Testosterone has been associated with a higher rate of certain cancers. Classically, testosterone passes through the cell membrane to act inside the cell. However recent work has indicated that testosterone may also act at the cell surface, through membrane androgen binding sites called Ambs.
Now a team lead by Professors Stournaras, Castanas and Gravanis at the Medical School of the University of Crete Heraklion, Greece, has discovered that activating these cell-surface testosterone binding sites can significantly reduce the size of prostate cancer tumours in animal models.
When testosterone is bound to another protein such as BSA, it does not enter the cell, and so can only be expressed at the cell membrane, activating newly identified specific signalling pathways. The University of Crete team treated mice, which had been given prostate cancer through inoculation with LNCaP cancer cells. They found that after one month of treatment with testosterone bound to the protein BSA (Bovine Serum Albumin) there was a 60% reduction in tumour size, with no apparent side-effects.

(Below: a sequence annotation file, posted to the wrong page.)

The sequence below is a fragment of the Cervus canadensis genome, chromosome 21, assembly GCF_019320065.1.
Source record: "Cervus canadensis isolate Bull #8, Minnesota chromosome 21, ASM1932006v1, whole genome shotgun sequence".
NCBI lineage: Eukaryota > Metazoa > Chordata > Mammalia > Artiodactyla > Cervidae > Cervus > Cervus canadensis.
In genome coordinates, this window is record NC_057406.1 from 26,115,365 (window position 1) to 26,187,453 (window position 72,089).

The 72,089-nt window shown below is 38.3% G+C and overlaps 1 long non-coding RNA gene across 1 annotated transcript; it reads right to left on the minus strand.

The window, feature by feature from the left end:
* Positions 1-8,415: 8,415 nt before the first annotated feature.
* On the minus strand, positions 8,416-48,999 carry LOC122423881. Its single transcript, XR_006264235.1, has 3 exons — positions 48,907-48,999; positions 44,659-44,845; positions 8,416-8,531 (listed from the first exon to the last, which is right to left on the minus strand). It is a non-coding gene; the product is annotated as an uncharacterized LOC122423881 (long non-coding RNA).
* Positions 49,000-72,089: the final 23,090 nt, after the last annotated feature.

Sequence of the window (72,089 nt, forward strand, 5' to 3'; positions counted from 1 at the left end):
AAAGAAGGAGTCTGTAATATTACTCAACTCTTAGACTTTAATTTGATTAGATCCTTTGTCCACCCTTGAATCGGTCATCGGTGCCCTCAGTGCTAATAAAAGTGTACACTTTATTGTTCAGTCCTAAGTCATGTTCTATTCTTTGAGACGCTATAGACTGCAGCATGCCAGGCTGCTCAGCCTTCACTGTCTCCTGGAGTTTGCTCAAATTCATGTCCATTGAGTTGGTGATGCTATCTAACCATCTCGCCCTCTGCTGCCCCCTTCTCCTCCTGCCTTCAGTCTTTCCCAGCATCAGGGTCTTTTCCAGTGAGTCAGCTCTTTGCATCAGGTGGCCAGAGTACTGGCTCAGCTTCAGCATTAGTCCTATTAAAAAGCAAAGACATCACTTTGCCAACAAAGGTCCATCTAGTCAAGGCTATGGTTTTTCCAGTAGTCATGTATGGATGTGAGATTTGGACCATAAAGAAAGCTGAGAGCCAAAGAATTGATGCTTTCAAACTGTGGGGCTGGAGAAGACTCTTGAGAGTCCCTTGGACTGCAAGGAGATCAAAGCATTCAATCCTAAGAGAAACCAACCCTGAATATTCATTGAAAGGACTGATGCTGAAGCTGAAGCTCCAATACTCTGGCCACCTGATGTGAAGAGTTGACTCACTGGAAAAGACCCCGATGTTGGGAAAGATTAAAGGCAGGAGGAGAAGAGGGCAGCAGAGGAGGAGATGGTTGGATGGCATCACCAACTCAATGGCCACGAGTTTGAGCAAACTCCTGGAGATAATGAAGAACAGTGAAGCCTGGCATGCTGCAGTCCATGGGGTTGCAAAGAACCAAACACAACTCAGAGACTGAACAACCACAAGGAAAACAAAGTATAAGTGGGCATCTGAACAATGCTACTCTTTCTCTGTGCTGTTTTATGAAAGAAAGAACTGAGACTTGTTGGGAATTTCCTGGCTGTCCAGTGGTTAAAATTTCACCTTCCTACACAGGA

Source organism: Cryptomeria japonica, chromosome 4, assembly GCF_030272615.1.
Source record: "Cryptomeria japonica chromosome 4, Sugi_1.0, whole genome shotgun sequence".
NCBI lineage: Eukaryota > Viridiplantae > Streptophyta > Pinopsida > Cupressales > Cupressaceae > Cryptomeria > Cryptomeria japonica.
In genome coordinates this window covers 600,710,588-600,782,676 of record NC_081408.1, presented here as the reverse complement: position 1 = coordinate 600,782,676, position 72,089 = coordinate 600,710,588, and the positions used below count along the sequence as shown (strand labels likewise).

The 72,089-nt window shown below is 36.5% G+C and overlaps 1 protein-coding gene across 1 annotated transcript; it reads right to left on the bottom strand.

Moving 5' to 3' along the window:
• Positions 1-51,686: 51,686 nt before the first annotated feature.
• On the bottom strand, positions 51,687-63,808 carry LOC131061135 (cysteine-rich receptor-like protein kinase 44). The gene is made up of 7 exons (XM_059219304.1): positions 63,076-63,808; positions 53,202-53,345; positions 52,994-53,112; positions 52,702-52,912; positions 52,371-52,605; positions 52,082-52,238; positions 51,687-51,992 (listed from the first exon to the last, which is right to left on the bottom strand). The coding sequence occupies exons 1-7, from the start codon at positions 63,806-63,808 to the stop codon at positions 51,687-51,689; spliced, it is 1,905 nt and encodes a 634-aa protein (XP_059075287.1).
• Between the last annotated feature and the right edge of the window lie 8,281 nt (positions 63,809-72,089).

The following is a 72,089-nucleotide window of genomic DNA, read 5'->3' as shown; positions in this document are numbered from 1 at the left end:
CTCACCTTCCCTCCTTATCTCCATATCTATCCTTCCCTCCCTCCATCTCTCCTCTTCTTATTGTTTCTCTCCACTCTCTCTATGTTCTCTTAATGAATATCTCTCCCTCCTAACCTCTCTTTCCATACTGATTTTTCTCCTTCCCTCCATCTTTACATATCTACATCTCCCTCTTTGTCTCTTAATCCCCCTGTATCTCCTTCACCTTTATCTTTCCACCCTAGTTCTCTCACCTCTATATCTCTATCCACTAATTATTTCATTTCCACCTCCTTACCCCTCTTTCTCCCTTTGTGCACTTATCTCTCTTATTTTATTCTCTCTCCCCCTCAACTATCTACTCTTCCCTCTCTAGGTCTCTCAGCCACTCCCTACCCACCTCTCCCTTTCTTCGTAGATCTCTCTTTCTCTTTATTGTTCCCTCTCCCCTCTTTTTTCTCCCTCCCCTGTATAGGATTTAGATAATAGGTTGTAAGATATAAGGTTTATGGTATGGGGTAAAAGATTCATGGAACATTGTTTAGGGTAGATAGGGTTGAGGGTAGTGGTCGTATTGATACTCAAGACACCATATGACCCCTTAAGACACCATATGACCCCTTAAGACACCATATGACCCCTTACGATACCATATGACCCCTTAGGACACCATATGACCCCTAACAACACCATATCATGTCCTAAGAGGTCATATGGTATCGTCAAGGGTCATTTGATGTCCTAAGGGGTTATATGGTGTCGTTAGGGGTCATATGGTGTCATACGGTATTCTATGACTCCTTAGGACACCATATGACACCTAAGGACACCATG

Professor Stournaras said:
This work strongly supports the concept that testosterone-protein conjugates, which activate membrane androgen receptors may represent a new class of experimental anti-tumour agents in prostate cancer. This is a new concept, and we need to make sure that these results can be transferred to humans in a satisfactory way. But if we can develop drugs that act safely on these Ambs (androgen membrane binding sites) then we may have a completely new therapeutic option for prostate cancer.
Jo Thurston | alfa
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